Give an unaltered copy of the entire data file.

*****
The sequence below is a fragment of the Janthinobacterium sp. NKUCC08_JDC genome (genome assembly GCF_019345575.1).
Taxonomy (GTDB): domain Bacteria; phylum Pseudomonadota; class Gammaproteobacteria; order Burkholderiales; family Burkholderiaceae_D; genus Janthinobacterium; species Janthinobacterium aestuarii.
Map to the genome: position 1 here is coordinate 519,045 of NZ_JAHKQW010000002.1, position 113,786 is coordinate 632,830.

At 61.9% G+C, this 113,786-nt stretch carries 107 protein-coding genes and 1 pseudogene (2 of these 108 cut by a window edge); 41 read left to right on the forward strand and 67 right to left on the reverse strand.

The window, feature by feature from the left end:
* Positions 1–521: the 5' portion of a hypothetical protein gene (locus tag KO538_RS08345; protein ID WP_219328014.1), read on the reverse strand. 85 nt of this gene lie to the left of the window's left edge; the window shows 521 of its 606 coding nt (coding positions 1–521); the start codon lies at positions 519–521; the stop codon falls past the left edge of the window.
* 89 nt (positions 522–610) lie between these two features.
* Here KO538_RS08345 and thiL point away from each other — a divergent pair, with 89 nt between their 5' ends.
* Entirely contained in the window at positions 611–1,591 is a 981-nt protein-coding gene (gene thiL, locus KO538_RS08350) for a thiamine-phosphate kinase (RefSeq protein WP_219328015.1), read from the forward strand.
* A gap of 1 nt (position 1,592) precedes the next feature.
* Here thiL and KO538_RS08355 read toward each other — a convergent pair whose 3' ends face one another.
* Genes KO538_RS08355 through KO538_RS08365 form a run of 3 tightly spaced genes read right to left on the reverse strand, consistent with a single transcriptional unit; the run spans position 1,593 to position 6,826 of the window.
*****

The sequence below is a fragment of the Janthinobacterium sp. NKUCC08_JDC genome (genome assembly GCF_019345575.1).
Taxonomy (GTDB): domain Bacteria; phylum Pseudomonadota; class Gammaproteobacteria; order Burkholderiales; family Burkholderiaceae_D; genus Janthinobacterium; species Janthinobacterium aestuarii.
Map to the genome: position 1 here is coordinate 519,045 of NZ_JAHKQW010000002.1, position 113,786 is coordinate 632,830.

At 61.9% G+C, this 113,786-nt stretch carries 107 protein-coding genes and 1 pseudogene (2 of these 108 cut by a window edge); 41 read left to right on the forward strand and 67 right to left on the reverse strand.

The window, feature by feature from the left end:
* Positions 1–521: the 5' portion of a hypothetical protein gene (locus tag KO538_RS08345; protein ID WP_219328014.1), read on the reverse strand. 85 nt of this gene lie to the left of the window's left edge; the window shows 521 of its 606 coding nt (coding positions 1–521); the start codon lies at positions 519–521; the stop codon falls past the left edge of the window.
* 89 nt (positions 522–610) lie between these two features.
* Here KO538_RS08345 and thiL point away from each other — a divergent pair, with 89 nt between their 5' ends.
* Entirely contained in the window at positions 611–1,591 is a 981-nt protein-coding gene (gene thiL, locus KO538_RS08350) for a thiamine-phosphate kinase (RefSeq protein WP_219328015.1), read from the forward strand.
* A gap of 1 nt (position 1,592) precedes the next feature.
* Here thiL and KO538_RS08355 read toward each other — a convergent pair whose 3' ends face one another.
* Genes KO538_RS08355 through KO538_RS08365 form a run of 3 tightly spaced genes read right to left on the reverse strand, consistent with a single transcriptional unit; the run spans position 1,593 to position 6,826 of the window.